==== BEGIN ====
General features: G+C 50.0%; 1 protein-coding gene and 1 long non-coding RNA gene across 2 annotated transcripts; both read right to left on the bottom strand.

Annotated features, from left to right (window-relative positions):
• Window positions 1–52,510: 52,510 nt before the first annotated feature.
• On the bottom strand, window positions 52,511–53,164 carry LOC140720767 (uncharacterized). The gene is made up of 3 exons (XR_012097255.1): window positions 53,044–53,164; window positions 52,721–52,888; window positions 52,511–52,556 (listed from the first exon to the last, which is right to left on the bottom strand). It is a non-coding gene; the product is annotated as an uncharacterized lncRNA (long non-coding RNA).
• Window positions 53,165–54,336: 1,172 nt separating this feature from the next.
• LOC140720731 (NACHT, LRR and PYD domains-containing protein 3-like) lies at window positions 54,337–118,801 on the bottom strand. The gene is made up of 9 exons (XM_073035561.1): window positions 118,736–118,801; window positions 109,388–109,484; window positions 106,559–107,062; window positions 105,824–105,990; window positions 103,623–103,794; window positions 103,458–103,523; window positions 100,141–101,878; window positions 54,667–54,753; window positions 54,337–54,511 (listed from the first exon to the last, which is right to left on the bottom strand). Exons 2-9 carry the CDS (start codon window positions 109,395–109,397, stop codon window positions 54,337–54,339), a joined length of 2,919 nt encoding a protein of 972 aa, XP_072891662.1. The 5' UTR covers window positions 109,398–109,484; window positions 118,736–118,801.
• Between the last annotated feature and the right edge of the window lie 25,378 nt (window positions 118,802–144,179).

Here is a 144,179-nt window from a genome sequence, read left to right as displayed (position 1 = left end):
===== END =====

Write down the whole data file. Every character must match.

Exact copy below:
General features: G+C 50.0%; 1 protein-coding gene and 1 long non-coding RNA gene across 2 annotated transcripts; both read right to left on the bottom strand.

Annotated features, from left to right (window-relative positions):
• Window positions 1–52,510: 52,510 nt before the first annotated feature.
• On the bottom strand, window positions 52,511–53,164 carry LOC140720767 (uncharacterized). The gene is made up of 3 exons (XR_012097255.1): window positions 53,044–53,164; window positions 52,721–52,888; window positions 52,511–52,556 (listed from the first exon to the last, which is right to left on the bottom strand). It is a non-coding gene; the product is annotated as an uncharacterized lncRNA (long non-coding RNA).
• Window positions 53,165–54,336: 1,172 nt separating this feature from the next.
• LOC140720731 (NACHT, LRR and PYD domains-containing protein 3-like) lies at window positions 54,337–118,801 on the bottom strand. The gene is made up of 9 exons (XM_073035561.1): window positions 118,736–118,801; window positions 109,388–109,484; window positions 106,559–107,062; window positions 105,824–105,990; window positions 103,623–103,794; window positions 103,458–103,523; window positions 100,141–101,878; window positions 54,667–54,753; window positions 54,337–54,511 (listed from the first exon to the last, which is right to left on the bottom strand). Exons 2-9 carry the CDS (start codon window positions 109,395–109,397, stop codon window positions 54,337–54,339), a joined length of 2,919 nt encoding a protein of 972 aa, XP_072891662.1. The 5' UTR covers window positions 109,398–109,484; window positions 118,736–118,801.
• Between the last annotated feature and the right edge of the window lie 25,378 nt (window positions 118,802–144,179).

Here is a 144,179-nt window from a genome sequence, read left to right as displayed (position 1 = left end):